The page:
How Dave Portnoy Can Spend 44 Million Amex Points
Updated: Jan 11
Barstool's Dave Portnoy and His Amex Points Warchest
If you read this site and are between the ages of 14 and 40, you've no doubt seen the now-viral video of Barstool Sports' Dave Portnoy at a Rite-Aid. In the video, Portnoy uses his American Express Centurion Card to make a purchase, and his American Express Membership Reward Point total flashes up on the screen of the credit card reader: 44.4 million American Express points.
The Rite-Aid cashier very earnestly says "you probably could go on a trip!" when referring to how Portnoy should use his points. This got me thinking: how could Portnoy use all of his American Express points? And what would be the best redemption?
Redeeming Amex Points for Cash
Amex Statement Credits - $266,400
Let's start with the all-time worst way to redeem American Express Membership Rewards points: for cash. Given to you in the form of a statement credit, American Express points redeemed for cash have a redemption value of 0.6 cents per point. That's about 1/3 of their actual value when used correctly, so this is a dramatically bad redemption of the points Portnoy worked so hard to achieve. If he were to cash out directly using statement credits, Portnoy would receive about $900,000 on his 44.4 million Amex points.
Spending Amex Points at Rite-Aid - $310,800
Since Portnoy is at Rite-Aid anyway, let's pretend he wants to do all of his shopping there and make purchases directly with his enormous points balance. If he were to do this, he could redeem all of his points for slightly more than taking the standard American Express statement credits, but this video actually provides us with really great information about Rite-Aid redemptions. American Express is pretty vague in their official redemption policy about Rite-Aid, so a quick glimpse of a $1.59 pack of gum being worth 227 American Express points gives us a calculation we can work with. Still not a great one, but at least it's a data point.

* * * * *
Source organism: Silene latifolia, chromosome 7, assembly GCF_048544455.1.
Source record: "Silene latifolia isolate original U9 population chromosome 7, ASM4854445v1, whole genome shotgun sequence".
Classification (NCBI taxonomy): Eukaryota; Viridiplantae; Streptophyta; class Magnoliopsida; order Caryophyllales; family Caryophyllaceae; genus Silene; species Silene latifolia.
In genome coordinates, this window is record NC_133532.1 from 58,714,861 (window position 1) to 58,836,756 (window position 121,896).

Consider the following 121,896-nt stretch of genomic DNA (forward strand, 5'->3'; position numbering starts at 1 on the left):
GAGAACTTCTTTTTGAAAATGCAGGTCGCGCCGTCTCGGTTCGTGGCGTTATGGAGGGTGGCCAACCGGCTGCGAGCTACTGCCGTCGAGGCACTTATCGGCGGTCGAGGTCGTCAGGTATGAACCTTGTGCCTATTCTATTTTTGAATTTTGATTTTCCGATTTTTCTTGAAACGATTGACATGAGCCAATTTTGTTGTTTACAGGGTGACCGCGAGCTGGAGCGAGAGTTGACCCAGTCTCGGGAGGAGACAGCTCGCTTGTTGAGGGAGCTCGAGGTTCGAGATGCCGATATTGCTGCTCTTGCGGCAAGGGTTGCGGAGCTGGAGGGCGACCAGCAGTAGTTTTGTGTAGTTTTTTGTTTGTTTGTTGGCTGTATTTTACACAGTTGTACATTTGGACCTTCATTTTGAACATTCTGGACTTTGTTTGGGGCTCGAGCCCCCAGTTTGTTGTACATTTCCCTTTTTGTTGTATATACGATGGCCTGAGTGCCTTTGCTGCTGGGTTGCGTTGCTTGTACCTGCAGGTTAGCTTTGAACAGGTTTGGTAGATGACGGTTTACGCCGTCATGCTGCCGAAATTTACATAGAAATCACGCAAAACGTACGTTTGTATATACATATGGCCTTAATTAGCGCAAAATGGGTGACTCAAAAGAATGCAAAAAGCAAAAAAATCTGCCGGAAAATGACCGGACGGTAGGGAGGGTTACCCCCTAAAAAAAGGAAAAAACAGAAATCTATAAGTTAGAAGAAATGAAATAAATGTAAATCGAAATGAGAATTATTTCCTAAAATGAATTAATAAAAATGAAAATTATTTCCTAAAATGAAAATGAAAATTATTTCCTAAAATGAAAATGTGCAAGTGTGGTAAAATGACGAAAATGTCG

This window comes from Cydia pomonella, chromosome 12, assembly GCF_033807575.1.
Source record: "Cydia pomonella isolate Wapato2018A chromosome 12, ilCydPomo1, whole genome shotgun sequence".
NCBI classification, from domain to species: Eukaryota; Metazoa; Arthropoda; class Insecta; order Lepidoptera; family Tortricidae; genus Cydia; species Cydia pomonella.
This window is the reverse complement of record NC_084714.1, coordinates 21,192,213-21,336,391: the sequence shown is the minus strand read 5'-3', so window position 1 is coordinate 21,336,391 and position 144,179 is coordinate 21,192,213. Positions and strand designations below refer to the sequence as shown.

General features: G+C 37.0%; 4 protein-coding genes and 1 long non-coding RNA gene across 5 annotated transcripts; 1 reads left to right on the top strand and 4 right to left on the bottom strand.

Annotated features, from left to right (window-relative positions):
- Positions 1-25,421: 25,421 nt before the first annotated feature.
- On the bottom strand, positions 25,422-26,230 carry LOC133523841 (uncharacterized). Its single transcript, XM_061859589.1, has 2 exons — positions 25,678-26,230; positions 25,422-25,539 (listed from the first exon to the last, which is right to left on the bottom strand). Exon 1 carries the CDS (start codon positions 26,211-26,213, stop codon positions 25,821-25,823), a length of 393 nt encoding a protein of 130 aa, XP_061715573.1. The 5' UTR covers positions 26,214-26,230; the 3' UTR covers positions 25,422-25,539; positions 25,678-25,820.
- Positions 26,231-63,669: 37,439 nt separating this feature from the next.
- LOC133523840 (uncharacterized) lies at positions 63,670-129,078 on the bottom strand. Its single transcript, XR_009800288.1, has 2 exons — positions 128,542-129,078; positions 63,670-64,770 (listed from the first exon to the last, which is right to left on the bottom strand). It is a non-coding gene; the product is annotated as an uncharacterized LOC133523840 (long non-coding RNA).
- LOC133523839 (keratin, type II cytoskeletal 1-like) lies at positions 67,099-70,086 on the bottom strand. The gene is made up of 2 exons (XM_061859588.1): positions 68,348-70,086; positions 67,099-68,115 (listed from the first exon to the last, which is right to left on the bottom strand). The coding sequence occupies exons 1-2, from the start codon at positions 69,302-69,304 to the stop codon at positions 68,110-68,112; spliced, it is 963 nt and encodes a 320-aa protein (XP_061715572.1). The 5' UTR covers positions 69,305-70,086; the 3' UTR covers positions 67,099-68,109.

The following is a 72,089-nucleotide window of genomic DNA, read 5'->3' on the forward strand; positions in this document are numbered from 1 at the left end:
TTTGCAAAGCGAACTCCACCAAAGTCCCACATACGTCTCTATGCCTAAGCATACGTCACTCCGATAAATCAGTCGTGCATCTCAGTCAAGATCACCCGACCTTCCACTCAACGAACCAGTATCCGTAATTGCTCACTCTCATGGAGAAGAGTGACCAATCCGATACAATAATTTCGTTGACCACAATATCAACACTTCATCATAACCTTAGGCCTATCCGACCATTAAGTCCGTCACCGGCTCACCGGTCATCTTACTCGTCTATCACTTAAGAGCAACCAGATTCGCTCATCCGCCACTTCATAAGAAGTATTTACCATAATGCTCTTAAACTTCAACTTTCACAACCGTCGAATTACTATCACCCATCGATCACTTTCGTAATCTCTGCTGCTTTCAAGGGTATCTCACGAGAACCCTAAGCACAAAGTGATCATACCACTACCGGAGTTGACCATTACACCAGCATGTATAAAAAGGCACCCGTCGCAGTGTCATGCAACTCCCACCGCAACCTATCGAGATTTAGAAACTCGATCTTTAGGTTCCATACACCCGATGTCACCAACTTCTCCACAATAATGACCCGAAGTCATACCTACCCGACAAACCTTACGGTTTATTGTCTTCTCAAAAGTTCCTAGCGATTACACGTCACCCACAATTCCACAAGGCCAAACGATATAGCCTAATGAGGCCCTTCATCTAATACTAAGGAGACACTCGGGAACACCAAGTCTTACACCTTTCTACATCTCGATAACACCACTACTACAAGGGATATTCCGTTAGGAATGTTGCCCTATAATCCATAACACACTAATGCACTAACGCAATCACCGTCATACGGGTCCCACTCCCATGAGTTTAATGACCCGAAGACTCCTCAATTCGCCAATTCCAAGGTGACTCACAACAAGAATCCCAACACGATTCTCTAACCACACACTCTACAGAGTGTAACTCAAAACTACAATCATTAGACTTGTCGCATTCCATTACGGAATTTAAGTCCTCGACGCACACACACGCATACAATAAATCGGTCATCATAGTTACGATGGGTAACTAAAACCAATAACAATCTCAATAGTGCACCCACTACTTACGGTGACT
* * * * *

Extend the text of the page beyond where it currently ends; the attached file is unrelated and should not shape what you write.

Charles Schwab Platinum Brokerage Redemption - $488,400
There is, however, another cash redemption that is much, much better, and that's investable cash. If Portnoy happens to be a Charles Schwab customer (which I don't think he is based on his "Davey Day Trader" video series during the pandemic in which he used E*Trade), he could pick up the American Express Charles Schwab Platinum Card. Thanks to a partnership with Schwab and American Express, this card allows for points redemptions directly into a brokerage account at 1.1 cents per point, a much better redemption option, though still not awesome.
Traveling with Amex Points
Flying Qatar Airways First Class Roundtrip to Doha for the World Cup Final 211 Times
Since Barstool is based out of New York, I'll be using JFK for all of my points calculations, starting with Qatar Airways. Commonly known as one of the best airlines in the sky, their QSuite business class product is the gold standard of international business class. Well, at a standard redemption of 210,000 Avios points for a roundtrip ticket from JFK to Doha, Portnoy could transfer all of his American Express points at a 1:1 ratio and fly in this first-rate business class 211 times!
Flying Delta One Suites Roundtrip to London 75 Times